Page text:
“Some of the children who fast criticize the children who don’t fast. Therefore we have decided that children who fast should be excluded from the cafeteria area. So there will be a place to eat in the cafeteria without people having an attitude imposed on them, says health project leader Marika Jensen who has also seen some schoolchildren who are so afraid of being seen eating that they sneak into the cafeteria area not during the lunch break in order to get a bite to eat.
She explains that it’s typical for Muslim children whose parents want them to eat but who simply find it hard to explain to their Muslim friends that they eat and drink.
At Klostevænget’s Heldagsskole in Copenhagen the school inspector was surprised when she asked in an 8th grade class with a large Muslim population about fasting.
“Everybody said that they fasted. Even a boy of Danish background said that he did it, but I truly didn’t believe it. It was just to hard for him to sit with his bread with chopped liver among schoolmates who all fasted. I think that he goes home and eats his food later, and it was done out of tactical prudence by him,” says school inspector Karen-Margrethe Grønlund.
In Aarhus the Ramadan has also caused conflict.
“Some girls in the lower classes had gotten from their parents clear views on what they should avoid during Ramadan, and they wanted to share this with some friends. They explained what good Muslims did and what bad Muslims did. As a school we needed to deal with it and get involved, even if it was a sensitive topic, says school head Torben Haugård of Ellekærskolen.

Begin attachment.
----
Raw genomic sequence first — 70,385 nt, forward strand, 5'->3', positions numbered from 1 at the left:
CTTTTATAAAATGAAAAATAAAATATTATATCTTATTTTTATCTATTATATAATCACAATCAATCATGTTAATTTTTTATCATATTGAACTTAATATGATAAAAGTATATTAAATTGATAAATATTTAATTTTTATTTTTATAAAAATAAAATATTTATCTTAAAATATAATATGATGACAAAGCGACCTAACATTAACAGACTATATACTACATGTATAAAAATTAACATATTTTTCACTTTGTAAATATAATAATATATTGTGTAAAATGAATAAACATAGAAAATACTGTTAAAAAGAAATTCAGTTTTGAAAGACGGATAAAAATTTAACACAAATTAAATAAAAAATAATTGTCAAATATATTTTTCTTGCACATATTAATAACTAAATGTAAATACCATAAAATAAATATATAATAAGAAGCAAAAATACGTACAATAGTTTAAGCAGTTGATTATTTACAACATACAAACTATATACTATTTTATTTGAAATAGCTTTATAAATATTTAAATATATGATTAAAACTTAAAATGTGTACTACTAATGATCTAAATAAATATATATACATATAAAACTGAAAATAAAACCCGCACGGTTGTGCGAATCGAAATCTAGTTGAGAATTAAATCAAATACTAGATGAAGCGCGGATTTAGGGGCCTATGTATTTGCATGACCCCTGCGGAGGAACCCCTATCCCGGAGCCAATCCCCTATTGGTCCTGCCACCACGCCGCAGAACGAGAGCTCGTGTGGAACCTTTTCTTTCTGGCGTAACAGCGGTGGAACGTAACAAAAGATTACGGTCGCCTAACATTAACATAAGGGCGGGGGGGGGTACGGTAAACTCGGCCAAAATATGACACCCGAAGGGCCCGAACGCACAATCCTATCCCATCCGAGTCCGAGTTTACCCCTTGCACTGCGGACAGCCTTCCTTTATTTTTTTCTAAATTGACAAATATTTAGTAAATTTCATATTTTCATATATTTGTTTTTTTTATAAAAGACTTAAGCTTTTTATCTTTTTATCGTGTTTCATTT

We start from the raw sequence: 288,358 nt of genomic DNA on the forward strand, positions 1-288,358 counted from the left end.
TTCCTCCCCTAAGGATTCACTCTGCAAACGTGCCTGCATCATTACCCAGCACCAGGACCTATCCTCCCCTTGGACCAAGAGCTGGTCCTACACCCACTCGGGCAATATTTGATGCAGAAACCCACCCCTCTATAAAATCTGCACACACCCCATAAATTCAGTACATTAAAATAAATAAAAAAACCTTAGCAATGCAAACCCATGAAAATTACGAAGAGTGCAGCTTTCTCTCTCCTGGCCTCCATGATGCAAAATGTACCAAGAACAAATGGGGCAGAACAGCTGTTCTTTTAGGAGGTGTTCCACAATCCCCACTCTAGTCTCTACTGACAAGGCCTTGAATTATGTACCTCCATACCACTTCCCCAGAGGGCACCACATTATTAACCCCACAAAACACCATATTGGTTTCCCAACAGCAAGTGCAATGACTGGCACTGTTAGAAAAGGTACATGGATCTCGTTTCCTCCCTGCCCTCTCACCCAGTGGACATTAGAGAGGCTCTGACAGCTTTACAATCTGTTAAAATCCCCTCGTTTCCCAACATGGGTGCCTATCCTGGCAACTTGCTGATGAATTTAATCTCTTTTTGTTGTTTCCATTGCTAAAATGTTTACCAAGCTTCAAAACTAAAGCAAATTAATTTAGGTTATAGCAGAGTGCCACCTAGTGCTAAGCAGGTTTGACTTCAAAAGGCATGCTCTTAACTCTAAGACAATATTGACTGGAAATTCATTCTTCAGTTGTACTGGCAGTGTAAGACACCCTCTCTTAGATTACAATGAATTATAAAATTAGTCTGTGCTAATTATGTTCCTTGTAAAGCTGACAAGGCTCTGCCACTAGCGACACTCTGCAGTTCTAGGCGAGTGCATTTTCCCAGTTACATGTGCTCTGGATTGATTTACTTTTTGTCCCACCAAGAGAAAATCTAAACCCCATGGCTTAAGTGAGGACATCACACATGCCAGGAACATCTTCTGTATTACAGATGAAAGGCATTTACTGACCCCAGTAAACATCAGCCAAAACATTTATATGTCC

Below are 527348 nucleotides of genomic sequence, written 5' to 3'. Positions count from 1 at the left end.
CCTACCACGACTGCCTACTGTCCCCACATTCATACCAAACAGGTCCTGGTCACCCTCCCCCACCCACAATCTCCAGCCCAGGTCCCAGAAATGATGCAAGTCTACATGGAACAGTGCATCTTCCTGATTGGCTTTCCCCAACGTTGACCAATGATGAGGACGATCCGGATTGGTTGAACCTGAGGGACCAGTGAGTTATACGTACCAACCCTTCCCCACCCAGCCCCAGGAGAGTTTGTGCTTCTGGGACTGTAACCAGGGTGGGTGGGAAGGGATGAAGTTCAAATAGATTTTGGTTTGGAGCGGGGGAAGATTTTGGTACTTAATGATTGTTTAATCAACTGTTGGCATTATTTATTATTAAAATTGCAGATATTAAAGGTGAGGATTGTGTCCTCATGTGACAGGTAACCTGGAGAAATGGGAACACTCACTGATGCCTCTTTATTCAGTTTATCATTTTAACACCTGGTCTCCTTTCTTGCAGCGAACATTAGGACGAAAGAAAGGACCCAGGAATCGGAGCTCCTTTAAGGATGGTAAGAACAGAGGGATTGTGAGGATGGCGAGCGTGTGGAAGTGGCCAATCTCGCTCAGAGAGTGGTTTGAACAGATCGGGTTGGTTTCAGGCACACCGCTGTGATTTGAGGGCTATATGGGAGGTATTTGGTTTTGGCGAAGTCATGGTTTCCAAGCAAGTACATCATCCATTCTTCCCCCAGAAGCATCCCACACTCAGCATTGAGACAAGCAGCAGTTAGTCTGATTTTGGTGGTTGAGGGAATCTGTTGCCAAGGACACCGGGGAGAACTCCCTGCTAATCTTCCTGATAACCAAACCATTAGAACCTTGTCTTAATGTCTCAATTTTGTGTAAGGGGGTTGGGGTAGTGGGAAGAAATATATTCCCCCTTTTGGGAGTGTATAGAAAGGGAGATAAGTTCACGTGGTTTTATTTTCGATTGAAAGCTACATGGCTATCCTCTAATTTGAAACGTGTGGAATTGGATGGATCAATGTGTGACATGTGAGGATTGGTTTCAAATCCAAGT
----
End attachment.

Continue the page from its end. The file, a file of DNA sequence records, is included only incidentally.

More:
Also in Tovshøjskolen in Århus teachers had to intervene with Muslim students who interfered with their classmates religion and eating habits.
Religious conflicts had previously been described as a problem among Muslim students at Syddansk University.
Lene Kühle, lecturer and PHD in religion sociology at Aarhus University, points out that there have also been conflicts among Muslim cashiers on whether to wear the headscarf during work or not. She think that Ramadan often increases the conflicts when the increased attention to being religious also increases attention to lapses.
The religion sociologist who had researched the Muslim communities in Denmark, has two reasons why religious conflicts arise among Danish Muslims.
“Islam becomes a weapon to bully others. People use a completely banal religious to assert themselves,” says Lene Kühle.
another reason is that Islam’s status as a minority religion in the West leads to self-appointed religious policemen. They are found in many places in society, among others in prisons, says Lene Kühle:
“Regular Muslim go around and impose on people a certain form of Islam. It goes together with that there aren’t others to do this in Denmark. If one could imagine that we had a mufti in the country, that said how people should act during Ramadan, then Muslims would have some basis – but now it’s up to the individual and it causes many interpretations and clashes.
Source: Kristeligt Dagblad (Danish)